SUMMARY: Spoilers for the season 3 finale of “Castle.” Following the events in "Knockout," Kate Beckett escapes the city for some much-needed R 'n R at an inn in the Adirondacks. Trouble's always hot on her heels, though, and while Millers Kill police officers Kevin Flynn and Russell van Alstyne can help with one of her problems -- the one that's out to kill her -- they're powerless against the problem in the writer-shaped suit.
NOTE: This fic is actually a crossover between “Castle” and the Millers Kill mysteries by Julia Spencer-Fleming. While familiarity with the characters and settings in Spencer-Fleming's books is beneficial, it will not be necessary to follow along, as the focus will be on Beckett and Castle.
DISCLAIMER: ABC Studios and Julia Spencer-Fleming own their respective 'verses and everything they encompass. This is a work of fan fiction, and thus derives no profit or material benefit therefrom.
For over thirty hours he kept vigil in the hospital lounge, feeding dollar bills into the vending machines when he needed sustenance and catnapping on the too-short sofa when not even surgical glue could keep his eyelids open. Jim Beckett was there too, his hollow, glassy-eyed stare probably not from marathoning CNN on the lounge's flat-panel TV. If he moved from the corner chair he'd claimed when they were ushered in here by a kind-hearted resident shortly after the trauma team descended upon Kate and whisked her away, it was only to pace the room's perimeter and gaze out the windows, his hands shoved in his pockets or toying with the AA medallion on his key chain.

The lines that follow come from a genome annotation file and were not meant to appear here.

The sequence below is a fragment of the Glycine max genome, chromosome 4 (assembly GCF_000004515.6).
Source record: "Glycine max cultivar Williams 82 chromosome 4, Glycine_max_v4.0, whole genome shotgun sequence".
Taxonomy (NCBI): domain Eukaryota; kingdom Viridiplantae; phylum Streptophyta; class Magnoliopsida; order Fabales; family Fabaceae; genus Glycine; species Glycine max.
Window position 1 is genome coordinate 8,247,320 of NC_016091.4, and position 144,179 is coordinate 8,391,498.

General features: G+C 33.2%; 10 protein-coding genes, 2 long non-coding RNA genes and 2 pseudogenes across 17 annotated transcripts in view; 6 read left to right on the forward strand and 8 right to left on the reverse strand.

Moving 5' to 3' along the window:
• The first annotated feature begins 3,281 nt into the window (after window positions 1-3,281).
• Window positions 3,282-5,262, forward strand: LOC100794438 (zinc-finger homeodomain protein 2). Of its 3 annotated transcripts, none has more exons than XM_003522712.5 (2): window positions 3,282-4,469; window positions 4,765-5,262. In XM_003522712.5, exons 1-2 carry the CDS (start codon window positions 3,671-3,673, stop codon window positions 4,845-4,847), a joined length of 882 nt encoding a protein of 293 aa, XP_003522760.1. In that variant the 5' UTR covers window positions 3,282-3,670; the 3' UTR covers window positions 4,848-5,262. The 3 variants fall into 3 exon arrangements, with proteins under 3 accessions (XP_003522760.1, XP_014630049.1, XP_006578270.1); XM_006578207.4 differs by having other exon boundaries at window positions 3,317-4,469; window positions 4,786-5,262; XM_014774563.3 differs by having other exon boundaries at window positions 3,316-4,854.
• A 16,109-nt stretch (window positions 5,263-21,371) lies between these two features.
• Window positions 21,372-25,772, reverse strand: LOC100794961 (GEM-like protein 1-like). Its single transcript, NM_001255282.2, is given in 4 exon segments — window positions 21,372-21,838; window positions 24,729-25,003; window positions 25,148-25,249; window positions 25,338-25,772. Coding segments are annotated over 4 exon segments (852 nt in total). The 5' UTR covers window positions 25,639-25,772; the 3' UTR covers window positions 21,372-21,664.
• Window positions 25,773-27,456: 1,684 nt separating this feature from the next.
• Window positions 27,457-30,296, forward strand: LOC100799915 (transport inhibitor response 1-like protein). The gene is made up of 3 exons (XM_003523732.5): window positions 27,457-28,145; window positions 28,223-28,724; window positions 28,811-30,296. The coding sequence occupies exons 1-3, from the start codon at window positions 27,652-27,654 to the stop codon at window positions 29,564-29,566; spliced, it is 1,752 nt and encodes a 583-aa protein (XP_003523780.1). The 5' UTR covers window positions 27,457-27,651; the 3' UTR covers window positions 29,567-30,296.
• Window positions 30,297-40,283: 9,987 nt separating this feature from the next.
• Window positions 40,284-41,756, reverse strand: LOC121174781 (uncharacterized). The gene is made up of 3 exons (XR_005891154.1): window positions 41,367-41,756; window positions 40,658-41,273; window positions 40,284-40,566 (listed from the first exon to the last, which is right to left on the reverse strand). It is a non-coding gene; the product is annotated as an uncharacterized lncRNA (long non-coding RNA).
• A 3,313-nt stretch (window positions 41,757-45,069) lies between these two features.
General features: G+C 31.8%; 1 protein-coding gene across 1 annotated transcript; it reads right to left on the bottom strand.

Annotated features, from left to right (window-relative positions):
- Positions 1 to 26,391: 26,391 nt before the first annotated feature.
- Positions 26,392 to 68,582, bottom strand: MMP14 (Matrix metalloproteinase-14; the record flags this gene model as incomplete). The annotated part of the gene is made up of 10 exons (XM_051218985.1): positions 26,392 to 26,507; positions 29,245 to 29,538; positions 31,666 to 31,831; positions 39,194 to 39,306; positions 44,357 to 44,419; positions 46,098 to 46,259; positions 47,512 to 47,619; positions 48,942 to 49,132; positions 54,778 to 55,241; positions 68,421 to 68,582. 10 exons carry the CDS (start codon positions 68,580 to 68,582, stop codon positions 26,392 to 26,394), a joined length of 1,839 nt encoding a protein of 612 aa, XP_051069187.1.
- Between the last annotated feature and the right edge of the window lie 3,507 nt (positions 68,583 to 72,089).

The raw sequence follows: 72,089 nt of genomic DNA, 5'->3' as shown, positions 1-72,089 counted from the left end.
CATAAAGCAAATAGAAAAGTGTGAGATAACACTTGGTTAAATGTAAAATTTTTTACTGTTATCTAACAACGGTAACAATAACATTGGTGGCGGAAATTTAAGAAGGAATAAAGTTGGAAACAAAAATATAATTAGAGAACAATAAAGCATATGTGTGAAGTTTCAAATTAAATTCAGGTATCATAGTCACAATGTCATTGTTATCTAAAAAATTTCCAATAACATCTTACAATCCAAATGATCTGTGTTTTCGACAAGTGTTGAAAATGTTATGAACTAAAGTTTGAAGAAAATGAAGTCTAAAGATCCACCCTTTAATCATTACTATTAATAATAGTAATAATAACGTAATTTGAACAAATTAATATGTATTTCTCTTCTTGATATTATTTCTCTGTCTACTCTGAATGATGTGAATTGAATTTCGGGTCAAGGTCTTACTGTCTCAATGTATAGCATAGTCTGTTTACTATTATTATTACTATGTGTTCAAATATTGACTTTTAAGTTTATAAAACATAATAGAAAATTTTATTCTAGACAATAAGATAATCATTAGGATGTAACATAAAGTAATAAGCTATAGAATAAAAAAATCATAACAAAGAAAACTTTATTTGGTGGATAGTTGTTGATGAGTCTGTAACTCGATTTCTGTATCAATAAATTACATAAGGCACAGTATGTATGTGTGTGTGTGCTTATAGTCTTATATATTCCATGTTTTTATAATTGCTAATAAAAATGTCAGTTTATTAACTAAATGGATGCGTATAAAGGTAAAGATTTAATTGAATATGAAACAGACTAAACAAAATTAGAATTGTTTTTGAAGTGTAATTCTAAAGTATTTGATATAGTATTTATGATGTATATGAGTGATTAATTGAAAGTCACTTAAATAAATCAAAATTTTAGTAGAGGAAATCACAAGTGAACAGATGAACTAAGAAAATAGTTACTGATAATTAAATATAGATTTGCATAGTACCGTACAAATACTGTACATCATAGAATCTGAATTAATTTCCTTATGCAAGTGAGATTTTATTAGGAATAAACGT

The others, Ryan and Esposito and Lanie and his mother and Alexis cycled through, in what Castle deduced were shifts they'd agreed on amongst themselves, to ask if there'd been any updates, fill them in about the (so far fruitless) hunt for Kate's shooter, and urge the two sentinels to go home, rest, eat, shower, shave. Alexis, her wan face streaked with tears, clung to her grandmother and barely spoke above a whisper, her eyes wide as she stared at the stains on his hands and clothes. Castle urged his mother to get her home as quickly as possible before she became hysterical.
Lanie brought them the news that Josh was on the surgical team presently trying to save Kate's life along with an omelet casserole from the cafeteria, although Castle's initial relief that Kate was in good hands crumpled in the face of the realization that the bullet had probably damaged her heart. He set down the bite he'd been just about to take and buried his face in his hands, bile clogging his throat.
About seven or eight hours after Castle and Jim took up their watch the door opened and Josh came in, followed by an older woman also in scrubs. They both looked weary, but the faint smile on Josh's face and the nod he gave to Kate's father told Castle the surgery had been successful and that Kate still lived. "The bullet nicked the pericardium near her right ventricle, but luckily for her it missed the major blood vessels in that area," he was saying to Jim, and Castle thought he'd never wanted to hug another man so much in his life. "A millimeter or two in either direction and I'd probably have a much less optimistic prognosis for you."
"Katie's going to be all right then?" Jim asked.
"She's got a long road ahead of her -- apart from the bullet damage, she also suffered a partially collapsed lung -- but she's young, she's healthy, she's strong, and Dr. Najjar and I are doing everything possible to ensure her complete recovery. She's got the best odds anyone could hope for."
"When can we see her?" Castle blurted, unable to contain himself any longer.
Josh's eyes narrowed. "She'll be in post-op for some time. I don't anticipate moving her to the cardiac care unit for at least twenty-four hours. I'm afraid it's family only in PACU. No exceptions." He looked just a little too smug for Castle's liking at that moment.
Dr. Najjar opened the door. "Mr. Beckett, if you'll come with me, I can get you fitted up with a sterile gown and mask so you can see your daughter."
Jim cast an apologetic look at Castle. "Rick?"
"It's okay, you go ahead. I'll hold down the fort."
"Are you sure?"